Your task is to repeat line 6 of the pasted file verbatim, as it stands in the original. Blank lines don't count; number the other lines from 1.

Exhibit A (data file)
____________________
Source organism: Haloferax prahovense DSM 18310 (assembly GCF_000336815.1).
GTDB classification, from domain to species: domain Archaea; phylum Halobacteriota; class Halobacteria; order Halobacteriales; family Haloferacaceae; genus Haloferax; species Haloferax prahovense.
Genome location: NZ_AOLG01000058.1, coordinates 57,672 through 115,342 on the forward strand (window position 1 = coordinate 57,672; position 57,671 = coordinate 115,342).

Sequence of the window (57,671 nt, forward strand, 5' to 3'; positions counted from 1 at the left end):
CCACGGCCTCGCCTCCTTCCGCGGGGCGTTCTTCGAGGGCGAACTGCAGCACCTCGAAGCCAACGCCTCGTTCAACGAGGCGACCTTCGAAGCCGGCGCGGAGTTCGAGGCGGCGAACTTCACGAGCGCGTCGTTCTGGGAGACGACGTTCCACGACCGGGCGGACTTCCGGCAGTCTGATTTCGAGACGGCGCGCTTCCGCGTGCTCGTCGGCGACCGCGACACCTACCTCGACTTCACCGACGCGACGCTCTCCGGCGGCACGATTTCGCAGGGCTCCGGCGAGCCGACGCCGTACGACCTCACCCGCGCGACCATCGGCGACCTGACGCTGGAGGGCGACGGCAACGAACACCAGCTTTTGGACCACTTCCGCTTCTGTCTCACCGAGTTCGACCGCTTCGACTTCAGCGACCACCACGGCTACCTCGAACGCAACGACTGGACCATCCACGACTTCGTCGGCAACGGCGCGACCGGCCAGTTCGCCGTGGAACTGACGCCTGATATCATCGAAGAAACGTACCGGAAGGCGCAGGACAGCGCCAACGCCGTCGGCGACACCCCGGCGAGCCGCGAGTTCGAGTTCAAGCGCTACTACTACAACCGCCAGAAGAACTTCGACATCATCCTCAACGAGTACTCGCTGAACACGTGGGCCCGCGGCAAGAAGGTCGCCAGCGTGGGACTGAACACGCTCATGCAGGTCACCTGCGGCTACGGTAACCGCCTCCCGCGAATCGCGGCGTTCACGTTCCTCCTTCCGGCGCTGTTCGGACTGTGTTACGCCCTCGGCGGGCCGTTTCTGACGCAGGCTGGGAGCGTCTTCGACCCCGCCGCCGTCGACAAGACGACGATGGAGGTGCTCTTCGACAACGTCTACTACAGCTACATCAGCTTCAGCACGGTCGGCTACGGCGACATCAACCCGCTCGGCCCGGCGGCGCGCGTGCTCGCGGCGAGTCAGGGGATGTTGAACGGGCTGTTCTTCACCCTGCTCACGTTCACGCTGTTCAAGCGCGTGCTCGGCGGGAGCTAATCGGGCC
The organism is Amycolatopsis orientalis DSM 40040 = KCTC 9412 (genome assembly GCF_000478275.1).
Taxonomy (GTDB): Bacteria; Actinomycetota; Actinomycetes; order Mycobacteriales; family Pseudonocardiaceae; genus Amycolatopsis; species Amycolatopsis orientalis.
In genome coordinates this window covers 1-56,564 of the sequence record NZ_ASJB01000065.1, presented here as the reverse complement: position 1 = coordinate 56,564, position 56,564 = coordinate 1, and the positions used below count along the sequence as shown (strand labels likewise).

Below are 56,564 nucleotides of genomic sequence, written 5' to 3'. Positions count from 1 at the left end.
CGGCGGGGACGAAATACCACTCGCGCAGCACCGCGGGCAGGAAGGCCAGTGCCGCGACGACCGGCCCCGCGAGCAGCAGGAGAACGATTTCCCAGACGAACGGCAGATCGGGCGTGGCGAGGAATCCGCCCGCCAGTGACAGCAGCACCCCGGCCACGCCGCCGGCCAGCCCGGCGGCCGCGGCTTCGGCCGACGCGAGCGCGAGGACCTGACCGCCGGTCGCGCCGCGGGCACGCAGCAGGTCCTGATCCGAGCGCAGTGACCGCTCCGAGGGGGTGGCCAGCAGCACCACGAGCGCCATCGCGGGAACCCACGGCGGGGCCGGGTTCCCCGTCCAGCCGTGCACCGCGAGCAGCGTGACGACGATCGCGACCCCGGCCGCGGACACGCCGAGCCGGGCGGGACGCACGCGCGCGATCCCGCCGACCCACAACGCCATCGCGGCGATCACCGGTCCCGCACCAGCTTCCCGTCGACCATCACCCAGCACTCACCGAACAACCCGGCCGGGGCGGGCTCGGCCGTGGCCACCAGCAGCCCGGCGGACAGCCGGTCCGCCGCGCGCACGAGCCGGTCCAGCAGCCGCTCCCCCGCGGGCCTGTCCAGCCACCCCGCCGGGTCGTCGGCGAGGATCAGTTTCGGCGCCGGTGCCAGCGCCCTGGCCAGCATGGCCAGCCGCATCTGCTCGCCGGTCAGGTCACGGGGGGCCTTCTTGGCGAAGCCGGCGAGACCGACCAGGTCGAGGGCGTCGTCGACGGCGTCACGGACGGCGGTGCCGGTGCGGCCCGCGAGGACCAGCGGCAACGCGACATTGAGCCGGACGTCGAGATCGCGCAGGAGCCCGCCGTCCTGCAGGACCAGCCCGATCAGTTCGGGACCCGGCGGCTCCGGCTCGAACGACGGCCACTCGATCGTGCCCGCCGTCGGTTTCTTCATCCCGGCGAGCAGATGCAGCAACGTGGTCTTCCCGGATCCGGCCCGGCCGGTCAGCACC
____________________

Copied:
The organism is Amycolatopsis orientalis DSM 40040 = KCTC 9412 (genome assembly GCF_000478275.1).